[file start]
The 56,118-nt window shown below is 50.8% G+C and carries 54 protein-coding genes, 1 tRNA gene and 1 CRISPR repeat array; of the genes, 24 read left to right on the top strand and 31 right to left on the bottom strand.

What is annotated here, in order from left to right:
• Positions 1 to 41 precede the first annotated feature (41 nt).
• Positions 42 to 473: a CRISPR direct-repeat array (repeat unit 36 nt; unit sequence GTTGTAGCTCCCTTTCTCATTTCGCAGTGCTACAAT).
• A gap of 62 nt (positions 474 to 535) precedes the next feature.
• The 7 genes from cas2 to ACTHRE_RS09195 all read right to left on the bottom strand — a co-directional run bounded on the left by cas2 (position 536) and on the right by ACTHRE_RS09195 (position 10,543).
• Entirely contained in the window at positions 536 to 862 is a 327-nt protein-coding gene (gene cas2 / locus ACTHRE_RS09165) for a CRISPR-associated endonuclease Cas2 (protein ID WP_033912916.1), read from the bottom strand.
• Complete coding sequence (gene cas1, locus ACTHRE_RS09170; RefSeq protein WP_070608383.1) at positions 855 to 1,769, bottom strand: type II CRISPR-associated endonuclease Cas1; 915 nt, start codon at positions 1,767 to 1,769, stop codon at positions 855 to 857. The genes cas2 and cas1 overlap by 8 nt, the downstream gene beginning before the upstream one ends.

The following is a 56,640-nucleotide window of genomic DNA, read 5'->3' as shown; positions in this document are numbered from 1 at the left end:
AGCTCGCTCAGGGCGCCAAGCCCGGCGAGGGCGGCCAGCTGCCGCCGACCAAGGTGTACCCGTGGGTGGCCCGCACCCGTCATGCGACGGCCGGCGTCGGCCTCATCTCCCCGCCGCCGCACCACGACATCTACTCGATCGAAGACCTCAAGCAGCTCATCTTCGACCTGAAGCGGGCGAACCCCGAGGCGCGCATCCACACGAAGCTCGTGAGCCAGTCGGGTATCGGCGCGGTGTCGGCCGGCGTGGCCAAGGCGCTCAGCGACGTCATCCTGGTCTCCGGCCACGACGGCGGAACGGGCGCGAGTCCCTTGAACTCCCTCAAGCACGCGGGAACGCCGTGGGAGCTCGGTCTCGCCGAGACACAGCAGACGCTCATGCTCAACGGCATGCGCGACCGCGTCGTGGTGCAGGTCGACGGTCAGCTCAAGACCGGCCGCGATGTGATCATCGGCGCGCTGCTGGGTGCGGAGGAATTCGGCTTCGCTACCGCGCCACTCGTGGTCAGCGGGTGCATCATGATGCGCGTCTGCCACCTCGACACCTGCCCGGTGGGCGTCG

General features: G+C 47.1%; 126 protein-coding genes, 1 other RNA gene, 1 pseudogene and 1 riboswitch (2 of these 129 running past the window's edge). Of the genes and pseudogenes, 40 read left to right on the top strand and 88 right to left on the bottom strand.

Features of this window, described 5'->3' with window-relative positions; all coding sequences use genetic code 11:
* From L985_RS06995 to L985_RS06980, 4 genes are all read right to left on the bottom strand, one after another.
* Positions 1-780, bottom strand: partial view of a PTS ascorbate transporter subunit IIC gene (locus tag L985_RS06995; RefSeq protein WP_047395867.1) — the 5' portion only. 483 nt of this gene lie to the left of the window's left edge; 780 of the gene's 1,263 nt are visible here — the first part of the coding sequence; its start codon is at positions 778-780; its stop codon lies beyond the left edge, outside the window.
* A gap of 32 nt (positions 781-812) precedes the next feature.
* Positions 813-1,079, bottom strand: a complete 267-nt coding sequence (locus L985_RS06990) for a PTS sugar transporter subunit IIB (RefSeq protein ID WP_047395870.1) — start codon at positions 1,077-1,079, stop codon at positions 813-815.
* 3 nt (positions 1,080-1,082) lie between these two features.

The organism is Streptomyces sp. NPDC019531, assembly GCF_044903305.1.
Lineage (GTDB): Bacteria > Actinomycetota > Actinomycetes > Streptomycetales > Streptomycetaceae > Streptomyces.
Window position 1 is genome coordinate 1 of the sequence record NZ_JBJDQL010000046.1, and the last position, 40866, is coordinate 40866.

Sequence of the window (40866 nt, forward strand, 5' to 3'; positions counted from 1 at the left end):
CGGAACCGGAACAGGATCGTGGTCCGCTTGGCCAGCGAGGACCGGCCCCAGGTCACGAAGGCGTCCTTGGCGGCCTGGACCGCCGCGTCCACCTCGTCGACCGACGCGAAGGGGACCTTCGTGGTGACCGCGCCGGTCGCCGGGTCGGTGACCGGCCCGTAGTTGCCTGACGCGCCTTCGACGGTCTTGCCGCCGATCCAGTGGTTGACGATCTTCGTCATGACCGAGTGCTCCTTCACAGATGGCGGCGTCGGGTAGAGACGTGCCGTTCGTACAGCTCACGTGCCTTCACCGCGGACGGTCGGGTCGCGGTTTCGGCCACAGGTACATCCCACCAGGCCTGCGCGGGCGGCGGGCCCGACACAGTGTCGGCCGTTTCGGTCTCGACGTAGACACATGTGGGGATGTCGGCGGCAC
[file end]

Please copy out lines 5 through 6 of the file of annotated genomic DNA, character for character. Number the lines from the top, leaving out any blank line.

• A gap of 62 nt (positions 474 to 535) precedes the next feature.
• The 7 genes from cas2 to ACTHRE_RS09195 all read right to left on the bottom strand — a co-directional run bounded on the left by cas2 (position 536) and on the right by ACTHRE_RS09195 (position 10,543).